But perhaps it’s most useful feature was that I could put boiling water in it. On many cold nights I used it as a hot water bottle and I really don’t know if I would have slept as well without it. I’m a cold sleeper so this was a life saver!
I took a really old, battered and bruised stainless steel bottle that I think was originally from Kathmandu. But Klean Kanteen make some of the best quality ones and it’s a certified sustainable company.
Verdict: An added luxury on cold nights that I was so grateful for. Plus, it was easier to use and drink out of around camp than a hydration bladder. If you’re taking a drink bottle, make it a stainless steel one.
ACR ResQLink Personal Location Beacon
A must for safety reasons, carrying a Personal Location Beacon (PLB) is a given. I’ve had an ACR ResQLink for a few years now, but I’ve since found out that a lighter and more compact option is the Ocean Signal Rescue Me PLB, which I’d probably prefer in the future.
With the limited phone reception across the trail, an emergency device is obviously essential. But there’s also other options, like the Garmin InReach Mini, which is a popular choice and acts as a GPS and emergency communication device all in one.
However, I didn’t think a GPS device was overly necessary for the Heysen Trail, considering it’s well marked and my phone helped when needed. So, I just took a PLB in case of an emergency.
Verdict: A must for all hikers. An essential item. No questions asked.
Assorted Dry Bags
I quickly learnt that dry bags or dry sacks are very useful hiking gear items on the Heysen Trail! I ended up taking a variety of Macpac and Sea to Summit branded bags, with 5L, 10L, 4L and 8L options.
The obvious use for them is to keep your stuff dry, but I also found them really helpful when it came to gear organisation. I had one for my clothes and one for important electronics. I also used one to cover my camera in downpours.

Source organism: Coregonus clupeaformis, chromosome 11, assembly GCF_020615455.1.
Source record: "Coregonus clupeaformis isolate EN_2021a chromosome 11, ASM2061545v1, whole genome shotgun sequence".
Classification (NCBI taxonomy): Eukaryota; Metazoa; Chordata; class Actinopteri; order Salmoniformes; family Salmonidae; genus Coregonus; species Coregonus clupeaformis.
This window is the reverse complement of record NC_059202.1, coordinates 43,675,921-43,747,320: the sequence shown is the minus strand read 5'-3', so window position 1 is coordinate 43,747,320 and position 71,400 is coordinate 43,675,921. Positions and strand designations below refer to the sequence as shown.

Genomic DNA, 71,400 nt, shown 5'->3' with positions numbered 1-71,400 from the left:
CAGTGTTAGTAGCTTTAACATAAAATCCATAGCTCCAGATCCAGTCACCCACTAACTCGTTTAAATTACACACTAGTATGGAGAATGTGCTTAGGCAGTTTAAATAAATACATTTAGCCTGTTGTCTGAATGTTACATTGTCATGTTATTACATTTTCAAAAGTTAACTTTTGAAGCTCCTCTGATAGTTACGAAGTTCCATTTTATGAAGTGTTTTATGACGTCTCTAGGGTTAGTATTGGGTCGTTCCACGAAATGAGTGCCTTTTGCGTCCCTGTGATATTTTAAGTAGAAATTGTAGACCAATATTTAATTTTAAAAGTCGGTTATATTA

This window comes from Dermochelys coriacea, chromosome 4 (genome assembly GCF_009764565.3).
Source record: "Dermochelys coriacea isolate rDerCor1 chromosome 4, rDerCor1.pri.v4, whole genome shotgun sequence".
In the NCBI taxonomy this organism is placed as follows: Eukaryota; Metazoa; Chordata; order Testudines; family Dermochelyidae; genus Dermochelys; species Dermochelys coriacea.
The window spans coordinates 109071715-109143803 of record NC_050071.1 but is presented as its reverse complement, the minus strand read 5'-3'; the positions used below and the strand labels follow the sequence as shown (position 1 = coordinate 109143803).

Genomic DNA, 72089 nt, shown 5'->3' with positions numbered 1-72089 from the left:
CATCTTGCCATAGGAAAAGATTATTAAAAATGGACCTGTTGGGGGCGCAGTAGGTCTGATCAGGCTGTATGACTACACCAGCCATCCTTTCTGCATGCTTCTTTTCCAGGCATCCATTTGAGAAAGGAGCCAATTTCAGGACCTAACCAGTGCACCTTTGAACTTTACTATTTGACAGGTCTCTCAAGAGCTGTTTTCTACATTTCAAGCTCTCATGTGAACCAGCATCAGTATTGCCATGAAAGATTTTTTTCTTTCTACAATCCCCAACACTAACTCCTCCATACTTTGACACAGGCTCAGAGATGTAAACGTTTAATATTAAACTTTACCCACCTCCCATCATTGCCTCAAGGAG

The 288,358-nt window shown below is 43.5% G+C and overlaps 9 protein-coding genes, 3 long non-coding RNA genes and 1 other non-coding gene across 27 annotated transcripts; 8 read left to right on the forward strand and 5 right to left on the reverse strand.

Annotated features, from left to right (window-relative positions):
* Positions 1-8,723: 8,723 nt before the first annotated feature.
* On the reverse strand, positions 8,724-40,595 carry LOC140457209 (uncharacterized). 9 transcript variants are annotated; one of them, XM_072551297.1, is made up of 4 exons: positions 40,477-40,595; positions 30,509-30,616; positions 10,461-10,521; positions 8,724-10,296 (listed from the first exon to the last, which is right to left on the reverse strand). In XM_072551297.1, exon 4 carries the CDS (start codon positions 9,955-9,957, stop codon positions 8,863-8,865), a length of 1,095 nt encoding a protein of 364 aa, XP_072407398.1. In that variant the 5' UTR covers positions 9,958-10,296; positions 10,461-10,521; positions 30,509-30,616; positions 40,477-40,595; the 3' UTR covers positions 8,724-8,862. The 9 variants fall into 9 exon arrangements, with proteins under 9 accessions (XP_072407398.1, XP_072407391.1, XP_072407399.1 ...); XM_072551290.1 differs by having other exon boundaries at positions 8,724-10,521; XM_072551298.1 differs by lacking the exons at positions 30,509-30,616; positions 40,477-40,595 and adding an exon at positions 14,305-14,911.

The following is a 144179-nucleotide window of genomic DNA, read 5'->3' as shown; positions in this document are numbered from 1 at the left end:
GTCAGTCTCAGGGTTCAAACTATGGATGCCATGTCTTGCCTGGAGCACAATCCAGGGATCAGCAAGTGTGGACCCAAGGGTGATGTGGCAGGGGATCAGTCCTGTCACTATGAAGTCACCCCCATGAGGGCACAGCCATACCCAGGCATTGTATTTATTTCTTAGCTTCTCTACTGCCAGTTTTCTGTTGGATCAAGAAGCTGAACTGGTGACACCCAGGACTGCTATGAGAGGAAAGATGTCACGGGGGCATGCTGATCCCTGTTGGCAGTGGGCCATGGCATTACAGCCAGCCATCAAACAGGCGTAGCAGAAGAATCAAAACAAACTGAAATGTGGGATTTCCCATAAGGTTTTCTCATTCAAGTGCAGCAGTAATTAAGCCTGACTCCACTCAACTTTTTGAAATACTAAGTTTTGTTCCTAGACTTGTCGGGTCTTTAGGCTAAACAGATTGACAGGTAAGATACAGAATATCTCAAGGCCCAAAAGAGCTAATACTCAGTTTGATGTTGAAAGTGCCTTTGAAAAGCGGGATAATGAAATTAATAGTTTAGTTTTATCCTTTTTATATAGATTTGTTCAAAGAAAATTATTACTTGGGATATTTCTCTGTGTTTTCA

A couple of other random uses for them, were as shopping bags in town and to sit on for breaks on wet ground.
Verdict: Way more useful that I originally thought and worth taking multiple sizes and types for a variety of purposes.
I’ve had this cheap, plastic trowel since the Larapinta Trail and honestly probably should have upgraded to a better one, but it did the job. A lot of campsites on the Heysen Trail don’t have long drop toilets, so you must bring a trowel to ensure you leave no trace.
I’m looking to get the Helinox Ultralight Pocket Trowel, which would probably be much better for portability and also digging into the tough ground of the Flinders Ranges.
Verdict: Don’t think about skipping this, a trowel is an essential on the Heysen Trail. Go for something strong and sturdy, as the ground is hard and rocky in places.
A true ultralight hiker would opt to cold soak, but not me. I loved my cooking setup and wouldn’t change a thing. This is what was in my backpacking kitchen:
Jetboil Zip Stove
Another piece of gear I stole from my dad for the Larapinta Trail and never gave back (conveniently he wanted to upgrade anyway). My Jetboil Zip has been taken on all sorts of adventures and has never failed me.
It’s perfect as a one person cooking setup, as I didn’t even have to take a pot. I simply used the Jetboil cooking cup for everything from boiling water to cooking. It boils water in less than 3 minutes, which does make it difficult for cooking elaborate meals, but for dehydrated or freeze dried food it’s perfect.
Verdict: While not the lightest cooking setup, I love my Jetboil and will be taking it on every adventure until it stops working!